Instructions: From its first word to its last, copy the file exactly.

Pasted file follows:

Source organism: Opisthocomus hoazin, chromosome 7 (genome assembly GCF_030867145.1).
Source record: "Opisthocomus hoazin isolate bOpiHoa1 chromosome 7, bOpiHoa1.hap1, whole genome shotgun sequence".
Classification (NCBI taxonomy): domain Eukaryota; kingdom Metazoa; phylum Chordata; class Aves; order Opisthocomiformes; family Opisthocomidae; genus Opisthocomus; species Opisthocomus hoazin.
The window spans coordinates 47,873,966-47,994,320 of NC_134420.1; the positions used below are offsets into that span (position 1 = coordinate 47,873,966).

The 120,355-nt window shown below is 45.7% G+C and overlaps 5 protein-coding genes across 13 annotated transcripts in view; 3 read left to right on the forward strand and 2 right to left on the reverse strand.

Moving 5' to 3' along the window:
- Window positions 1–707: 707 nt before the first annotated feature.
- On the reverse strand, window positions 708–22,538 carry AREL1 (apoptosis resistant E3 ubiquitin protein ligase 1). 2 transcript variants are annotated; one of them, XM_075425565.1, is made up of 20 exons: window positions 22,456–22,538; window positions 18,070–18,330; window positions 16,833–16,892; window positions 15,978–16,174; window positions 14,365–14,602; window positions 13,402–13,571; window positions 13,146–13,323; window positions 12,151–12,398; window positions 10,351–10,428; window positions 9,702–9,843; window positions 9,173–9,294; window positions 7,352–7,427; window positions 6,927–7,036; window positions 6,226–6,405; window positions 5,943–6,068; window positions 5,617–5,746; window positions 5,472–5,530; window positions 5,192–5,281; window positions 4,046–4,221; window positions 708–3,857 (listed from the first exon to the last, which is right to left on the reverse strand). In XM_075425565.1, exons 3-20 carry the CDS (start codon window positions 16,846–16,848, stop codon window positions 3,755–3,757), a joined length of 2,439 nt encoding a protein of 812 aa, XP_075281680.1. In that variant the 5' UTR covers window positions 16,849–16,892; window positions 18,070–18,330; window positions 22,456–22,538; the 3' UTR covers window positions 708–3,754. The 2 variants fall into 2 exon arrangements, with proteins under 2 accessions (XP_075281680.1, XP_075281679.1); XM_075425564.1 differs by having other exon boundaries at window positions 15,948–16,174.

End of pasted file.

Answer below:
Source organism: Opisthocomus hoazin, chromosome 7 (genome assembly GCF_030867145.1).
Source record: "Opisthocomus hoazin isolate bOpiHoa1 chromosome 7, bOpiHoa1.hap1, whole genome shotgun sequence".
Classification (NCBI taxonomy): domain Eukaryota; kingdom Metazoa; phylum Chordata; class Aves; order Opisthocomiformes; family Opisthocomidae; genus Opisthocomus; species Opisthocomus hoazin.
The window spans coordinates 47,873,966-47,994,320 of NC_134420.1; the positions used below are offsets into that span (position 1 = coordinate 47,873,966).

The 120,355-nt window shown below is 45.7% G+C and overlaps 5 protein-coding genes across 13 annotated transcripts in view; 3 read left to right on the forward strand and 2 right to left on the reverse strand.

Moving 5' to 3' along the window:
- Window positions 1–707: 707 nt before the first annotated feature.
- On the reverse strand, window positions 708–22,538 carry AREL1 (apoptosis resistant E3 ubiquitin protein ligase 1). 2 transcript variants are annotated; one of them, XM_075425565.1, is made up of 20 exons: window positions 22,456–22,538; window positions 18,070–18,330; window positions 16,833–16,892; window positions 15,978–16,174; window positions 14,365–14,602; window positions 13,402–13,571; window positions 13,146–13,323; window positions 12,151–12,398; window positions 10,351–10,428; window positions 9,702–9,843; window positions 9,173–9,294; window positions 7,352–7,427; window positions 6,927–7,036; window positions 6,226–6,405; window positions 5,943–6,068; window positions 5,617–5,746; window positions 5,472–5,530; window positions 5,192–5,281; window positions 4,046–4,221; window positions 708–3,857 (listed from the first exon to the last, which is right to left on the reverse strand). In XM_075425565.1, exons 3-20 carry the CDS (start codon window positions 16,846–16,848, stop codon window positions 3,755–3,757), a joined length of 2,439 nt encoding a protein of 812 aa, XP_075281680.1. In that variant the 5' UTR covers window positions 16,849–16,892; window positions 18,070–18,330; window positions 22,456–22,538; the 3' UTR covers window positions 708–3,754. The 2 variants fall into 2 exon arrangements, with proteins under 2 accessions (XP_075281680.1, XP_075281679.1); XM_075425564.1 differs by having other exon boundaries at window positions 15,948–16,174.